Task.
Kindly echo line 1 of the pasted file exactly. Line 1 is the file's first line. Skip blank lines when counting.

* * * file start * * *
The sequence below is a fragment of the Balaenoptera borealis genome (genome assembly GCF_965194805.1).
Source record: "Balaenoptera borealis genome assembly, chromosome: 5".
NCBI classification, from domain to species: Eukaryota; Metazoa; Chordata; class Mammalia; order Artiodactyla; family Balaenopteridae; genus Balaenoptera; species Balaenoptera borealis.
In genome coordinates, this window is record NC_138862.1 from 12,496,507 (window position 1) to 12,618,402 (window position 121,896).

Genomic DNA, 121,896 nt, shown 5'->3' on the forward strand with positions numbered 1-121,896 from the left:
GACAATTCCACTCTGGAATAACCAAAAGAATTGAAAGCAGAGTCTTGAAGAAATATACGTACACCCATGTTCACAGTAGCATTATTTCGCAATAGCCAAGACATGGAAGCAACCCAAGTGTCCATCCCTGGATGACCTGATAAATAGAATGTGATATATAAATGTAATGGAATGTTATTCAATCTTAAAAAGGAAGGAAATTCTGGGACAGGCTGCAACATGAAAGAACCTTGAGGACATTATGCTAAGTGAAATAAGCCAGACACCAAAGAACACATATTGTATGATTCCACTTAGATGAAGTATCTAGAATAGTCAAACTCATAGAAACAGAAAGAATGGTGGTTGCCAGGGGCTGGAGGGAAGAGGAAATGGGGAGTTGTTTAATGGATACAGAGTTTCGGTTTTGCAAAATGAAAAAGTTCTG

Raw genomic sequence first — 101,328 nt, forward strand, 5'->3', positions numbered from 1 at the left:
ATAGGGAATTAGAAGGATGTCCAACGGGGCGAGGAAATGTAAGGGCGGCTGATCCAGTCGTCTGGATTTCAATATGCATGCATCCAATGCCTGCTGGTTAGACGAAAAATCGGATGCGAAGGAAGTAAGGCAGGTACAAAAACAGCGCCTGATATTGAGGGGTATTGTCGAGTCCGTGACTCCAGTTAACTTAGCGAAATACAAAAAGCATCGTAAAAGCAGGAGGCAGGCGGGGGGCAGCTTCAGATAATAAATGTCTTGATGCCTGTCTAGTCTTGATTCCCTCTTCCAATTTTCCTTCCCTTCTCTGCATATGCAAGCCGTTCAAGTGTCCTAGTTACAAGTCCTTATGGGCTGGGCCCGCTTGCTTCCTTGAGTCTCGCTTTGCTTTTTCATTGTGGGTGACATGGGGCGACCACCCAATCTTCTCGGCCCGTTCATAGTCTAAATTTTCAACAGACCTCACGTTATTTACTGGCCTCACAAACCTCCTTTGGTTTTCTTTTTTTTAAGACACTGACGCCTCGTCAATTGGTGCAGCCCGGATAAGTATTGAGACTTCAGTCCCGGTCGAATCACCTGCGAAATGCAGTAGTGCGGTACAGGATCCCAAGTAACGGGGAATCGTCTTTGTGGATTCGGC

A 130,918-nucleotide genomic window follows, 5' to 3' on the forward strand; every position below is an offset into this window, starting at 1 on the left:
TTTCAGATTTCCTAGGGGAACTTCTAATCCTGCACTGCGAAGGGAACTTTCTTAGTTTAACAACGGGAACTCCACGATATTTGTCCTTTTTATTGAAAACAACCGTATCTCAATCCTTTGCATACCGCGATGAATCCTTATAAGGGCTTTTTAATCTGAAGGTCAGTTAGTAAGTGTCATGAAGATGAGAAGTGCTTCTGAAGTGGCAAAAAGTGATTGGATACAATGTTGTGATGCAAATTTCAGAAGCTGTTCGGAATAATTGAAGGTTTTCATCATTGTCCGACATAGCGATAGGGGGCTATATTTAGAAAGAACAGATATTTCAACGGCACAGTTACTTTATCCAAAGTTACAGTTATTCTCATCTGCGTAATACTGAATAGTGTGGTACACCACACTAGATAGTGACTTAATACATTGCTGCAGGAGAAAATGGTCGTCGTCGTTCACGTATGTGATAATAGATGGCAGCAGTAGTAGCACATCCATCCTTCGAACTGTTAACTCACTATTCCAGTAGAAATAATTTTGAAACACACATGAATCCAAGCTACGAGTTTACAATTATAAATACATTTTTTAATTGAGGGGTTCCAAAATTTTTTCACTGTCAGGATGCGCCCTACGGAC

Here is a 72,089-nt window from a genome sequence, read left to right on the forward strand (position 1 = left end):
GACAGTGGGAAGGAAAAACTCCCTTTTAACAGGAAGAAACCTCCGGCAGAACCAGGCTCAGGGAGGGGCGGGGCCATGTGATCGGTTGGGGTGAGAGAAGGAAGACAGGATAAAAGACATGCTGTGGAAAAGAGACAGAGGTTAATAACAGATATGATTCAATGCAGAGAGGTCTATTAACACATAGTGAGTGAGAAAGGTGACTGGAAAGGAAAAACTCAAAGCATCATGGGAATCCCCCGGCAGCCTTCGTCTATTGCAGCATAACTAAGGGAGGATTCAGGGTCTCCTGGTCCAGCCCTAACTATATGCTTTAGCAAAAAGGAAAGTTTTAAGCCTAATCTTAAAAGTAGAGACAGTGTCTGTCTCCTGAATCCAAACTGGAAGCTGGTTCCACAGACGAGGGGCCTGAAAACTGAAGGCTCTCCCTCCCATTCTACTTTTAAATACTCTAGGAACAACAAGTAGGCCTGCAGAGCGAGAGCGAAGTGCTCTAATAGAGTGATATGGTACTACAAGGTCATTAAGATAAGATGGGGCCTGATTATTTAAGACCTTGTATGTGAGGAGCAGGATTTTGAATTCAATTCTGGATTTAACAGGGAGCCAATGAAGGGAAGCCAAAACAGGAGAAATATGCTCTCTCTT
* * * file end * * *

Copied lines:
The sequence below is a fragment of the Balaenoptera borealis genome (genome assembly GCF_965194805.1).